Clean lakes key to green fuel

Scientists say that algal oil found in clean lakes in the city could help power vehicles, providing an alternative to fossil fuels.

Published: 25th September 2017 02:21 AM  |   Last Updated: 25th September 2017 08:36 AM   |  A+A-

Express News Service

BENGALURU: The lakes of Bengaluru could hold the key to India’s green fuel. Scientists at Indian Institute of Science (IISc) and five IITs across the country are working on using the algaes found in water bodies to power vehicles as an alternative to petrol and diesel.However, in order for the algae to produce oil, the water bodies need to be clean. With IISc scientists saying that clean lakes have more potential to generate green fuel, the clean lake movement is likely to get a bigger push.

The researchers have been using the algaes found in city lakes and estuaries in the Western Ghats. Scientists at Energy and Wetland Research Centre (EWRC), Centre for Ecological Sciences (CES), have found that certain species of the microscopic algaes, also known as diatoms, have silica on the outer cover and contain lipids inside, which can easily secrete oil or biofuel and might replace fossil fuel.
The research is being led by Dr T V Ramachandra, Prof EWRC, CES, IISc and they have brought out a scientific paper titled ‘Bio-remediation and lipid synthesis through microtrophic algal consortia in Municipal solid waste’. The scientists have found such algaes in water bodies in Hessaraghatta, Jakkur, Bannerghatta and also in estuaries such as Aganashini in Uttara Kannada district.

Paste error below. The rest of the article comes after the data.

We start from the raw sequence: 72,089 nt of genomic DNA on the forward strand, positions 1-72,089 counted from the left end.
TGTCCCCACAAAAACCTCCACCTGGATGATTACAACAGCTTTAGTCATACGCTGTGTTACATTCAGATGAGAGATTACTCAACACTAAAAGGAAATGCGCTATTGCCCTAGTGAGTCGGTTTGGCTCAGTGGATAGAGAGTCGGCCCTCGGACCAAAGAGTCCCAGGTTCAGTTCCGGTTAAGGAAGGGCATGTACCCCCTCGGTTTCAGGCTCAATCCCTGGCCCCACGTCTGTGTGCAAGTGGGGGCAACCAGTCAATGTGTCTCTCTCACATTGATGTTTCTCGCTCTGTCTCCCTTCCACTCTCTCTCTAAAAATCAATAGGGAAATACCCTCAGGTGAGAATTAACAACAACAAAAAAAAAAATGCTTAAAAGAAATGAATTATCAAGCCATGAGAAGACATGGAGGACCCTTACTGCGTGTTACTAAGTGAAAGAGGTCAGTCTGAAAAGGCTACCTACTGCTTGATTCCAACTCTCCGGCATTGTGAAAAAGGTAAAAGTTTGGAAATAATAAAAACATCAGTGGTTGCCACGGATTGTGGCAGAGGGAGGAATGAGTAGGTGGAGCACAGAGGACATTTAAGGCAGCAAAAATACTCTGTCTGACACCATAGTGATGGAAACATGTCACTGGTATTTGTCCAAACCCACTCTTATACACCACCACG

The research started in 2009. Their objective was to identify an affordable process to treat the polluted water in city lakes and they started with Bellandur and other adjoining lakes. The water was processed and algae was cultured in the same water. Algaes treated the water and formed a good biomas. It was later understood that algae could bloom in the water bodies provided they are cleaned and pollution is curbed.
Also, the researchers have pointed out that algae harvested from natural conditions can secrete up to 29.5 per cent oil compared to the 16 per cent secreted by algae which have been cultured.

Dr Ramachandra said that in nature it takes millions of years for fossils to form. They are working on cutting down the time period while harvesting the algae with advanced technology which would mimic the natural process. However Dr Ramachandra could not furnish details of commercial viability as the research is in the initial stage.

IISc’s research
IISc is the country’s first organisation which began research on algal oil in a field condition. IISc has harvested several species of algae, quantified them and is now working on extracting oil and increasing the oil production. The experiment has been picked by American organisations like National Renewable Energy Society and a few private companies in India. However, these organisations are working on individual species cultured and stored by them.

Researchers find new species
While working on this project, the team of researchers found a new species of algae which secretes oil on its own. The algae, Botryococcus brauni, was discovered in Hesaraghatta lake and the same was found in a water body in Ramakrishna Mission premises adjoining Bannerghatta Biological Park. Other diatoms just store oil in them and they could secrete oil by natural enhancement.

Study done by
IITs in Mumbai, Kanpur, Delhi, Kharagpur, Roorkee
IIT Roorkee and Indian Oil Corporation
Indian Institute of Science
A Canadian university Why diatoms?
Geologists claim that a lot of crude oil comes from diatoms
Agriculturists say diatoms make 10 times more oil than oil seeds
Source of sustainable energy

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